A flexible, serpentine wire-coil stent designed by cardiologists Cesare Gianturco and Gary Roubin and manufactured by Cook Inc. in Bloomington, Ind., has been used on an experimental basis in about 275 cardiac patients. Follow-up data on this device have not been released.
The third stent, developed by Schneider Inc. in Minneapolis but not yet in human trials, is a self-expanding, braided wire mesh, which opens up inside the artery without the use of a balloon catheter.
Patients who have failed to improve after one or more angioplasties form the bulk of those treated with stents.
Martin B. Leon, a cardiologist and former National Institutes of Health researcher who heads the experimental angioplasty program at the Washington Cardiology Center, said that if stents are approved for wider use by the Food and Drug Administration, they may be appropriate for as many as one third of angioplasty patients.
But stents are not without risks. About 4 percent of the 350 patients who received the Palmaz device suffered heart attacks, while 6 percent required surgery or transfusions to counteract excessive bleeding.
Because metal tends to attract the blood's clotting elements, patients who receive stents must take potentially dangerous anti-coagulation medicines for weeks or months. "It's very difficult to manage patients on those drugs," noted Michael Crawford, chief of cardiology at the University of New Mexico School of Medicine and chairman of the American Heart Association's council on clinical cardiology.
To avoid the risks of internal bleeding associated with giving anticoagulants, several research teams are now experimenting with ways of coating stents with synthetic polymers or genetically engineered cells that will release clot-preventing substances directly at the site of the stent.
At least one stent manufacturer is exploring the idea of a biodegradable stent which, like dissolving sutures, would gradually be reabsorbed into the body over a six-month period.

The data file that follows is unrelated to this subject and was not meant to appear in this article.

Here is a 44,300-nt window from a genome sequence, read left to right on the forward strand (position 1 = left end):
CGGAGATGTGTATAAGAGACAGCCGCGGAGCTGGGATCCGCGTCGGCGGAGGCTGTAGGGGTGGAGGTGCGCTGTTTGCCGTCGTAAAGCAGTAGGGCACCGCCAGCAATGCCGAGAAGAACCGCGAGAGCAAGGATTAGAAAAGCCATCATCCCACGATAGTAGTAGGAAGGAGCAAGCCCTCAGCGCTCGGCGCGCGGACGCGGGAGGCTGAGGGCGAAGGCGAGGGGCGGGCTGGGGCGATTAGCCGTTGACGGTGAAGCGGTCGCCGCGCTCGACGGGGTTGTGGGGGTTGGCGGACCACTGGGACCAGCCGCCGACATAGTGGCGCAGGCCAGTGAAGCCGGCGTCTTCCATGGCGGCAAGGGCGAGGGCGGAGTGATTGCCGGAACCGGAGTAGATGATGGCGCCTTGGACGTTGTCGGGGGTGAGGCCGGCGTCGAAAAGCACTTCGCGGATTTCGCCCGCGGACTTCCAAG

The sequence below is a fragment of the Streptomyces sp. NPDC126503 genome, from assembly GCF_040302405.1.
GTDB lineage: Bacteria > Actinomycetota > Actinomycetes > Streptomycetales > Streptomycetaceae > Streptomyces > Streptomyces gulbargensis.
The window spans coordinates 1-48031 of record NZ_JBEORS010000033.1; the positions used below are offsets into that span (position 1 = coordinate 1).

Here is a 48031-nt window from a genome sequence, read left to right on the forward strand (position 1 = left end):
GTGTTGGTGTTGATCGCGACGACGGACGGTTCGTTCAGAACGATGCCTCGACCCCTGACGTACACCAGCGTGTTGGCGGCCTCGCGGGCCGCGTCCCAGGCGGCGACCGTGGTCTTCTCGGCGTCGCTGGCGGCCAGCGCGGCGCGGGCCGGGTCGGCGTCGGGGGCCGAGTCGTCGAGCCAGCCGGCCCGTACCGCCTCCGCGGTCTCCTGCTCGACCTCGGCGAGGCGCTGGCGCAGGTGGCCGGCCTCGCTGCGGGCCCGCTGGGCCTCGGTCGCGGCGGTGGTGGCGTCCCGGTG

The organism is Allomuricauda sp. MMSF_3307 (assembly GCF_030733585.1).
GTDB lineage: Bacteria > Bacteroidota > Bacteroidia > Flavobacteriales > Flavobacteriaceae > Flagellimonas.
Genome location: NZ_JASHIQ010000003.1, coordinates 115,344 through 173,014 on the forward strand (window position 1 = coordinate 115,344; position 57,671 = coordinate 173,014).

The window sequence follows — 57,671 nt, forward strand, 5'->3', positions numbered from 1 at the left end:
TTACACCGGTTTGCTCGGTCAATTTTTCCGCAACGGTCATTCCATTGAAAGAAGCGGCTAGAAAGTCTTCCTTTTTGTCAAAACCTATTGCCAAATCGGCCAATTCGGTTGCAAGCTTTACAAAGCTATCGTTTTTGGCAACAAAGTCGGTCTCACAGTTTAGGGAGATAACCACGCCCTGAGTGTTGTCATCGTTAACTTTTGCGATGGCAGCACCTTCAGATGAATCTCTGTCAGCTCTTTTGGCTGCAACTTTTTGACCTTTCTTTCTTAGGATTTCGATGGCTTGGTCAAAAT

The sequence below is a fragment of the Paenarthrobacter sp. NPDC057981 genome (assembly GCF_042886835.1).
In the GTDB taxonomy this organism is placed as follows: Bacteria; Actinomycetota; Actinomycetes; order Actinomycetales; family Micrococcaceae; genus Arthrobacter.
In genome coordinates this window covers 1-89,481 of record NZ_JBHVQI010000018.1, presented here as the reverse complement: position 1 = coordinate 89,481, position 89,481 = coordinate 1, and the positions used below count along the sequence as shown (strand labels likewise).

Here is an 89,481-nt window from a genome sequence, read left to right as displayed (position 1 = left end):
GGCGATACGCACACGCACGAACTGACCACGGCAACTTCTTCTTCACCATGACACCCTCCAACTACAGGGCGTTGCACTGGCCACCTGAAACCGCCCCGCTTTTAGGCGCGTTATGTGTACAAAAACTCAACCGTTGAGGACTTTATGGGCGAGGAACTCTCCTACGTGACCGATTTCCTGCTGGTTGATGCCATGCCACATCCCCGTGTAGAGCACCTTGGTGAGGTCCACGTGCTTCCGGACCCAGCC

In addition, even though stents appear to reduce the incidence of blockages, about 20 percent do close up again, not from the fatty deposits characteristic of atherosclerosis, but from excessive growth of fibrous tissue.
One solution might be to coat the stent with a polymer impregnated with anti-cancer agents, which interfere with cells' ability to divide.
It's also possible that stent patients who suffer this excessive growth of tissue may benefit from having the stent re-expanded by balloon angioplasty. About 15 patients who have undergone this procedure appear to be doing well, but follow-up studies have not yet been performed to see if the improvement is permanent, according to Donald Baim, director of invasive cardiology at Beth Israel Hospital in Boston.
Ironically, this same fibrous growth is the basis of the normal healing process that covers the inside of the stent with a layer of cells within the first few weeks of implantation. Once the covering of cells is in place, blood no longer comes in contact with the stent and the risk of clotting is greatly reduced.
Another drawback to the current assortment of stents is that their thin walls and alloy construction make them nearly invisible to X-ray and therefore hard to see during placement inside the body. New stent materials like tantalum, an elemental metal that X-ray can't penetrate, may solve this problem.
Although most research on stents has focused on the coronary arteries, other types of blood vessels have been treated, notably the iliac arteries of the legs and the arteries that join the aorta to the kidneys.
For all their potential, no one is suggesting the devices will have the same revolutionary impact on heart disease that angioplasty did a decade ago. "This is a refinement, an improvement, a further step along the continuum of making that revolution, one that is more perfect and will allow us to treat more patients with fewer risks," said cardiologist Leon.
Greg Pearson is a freelance writer in Washington.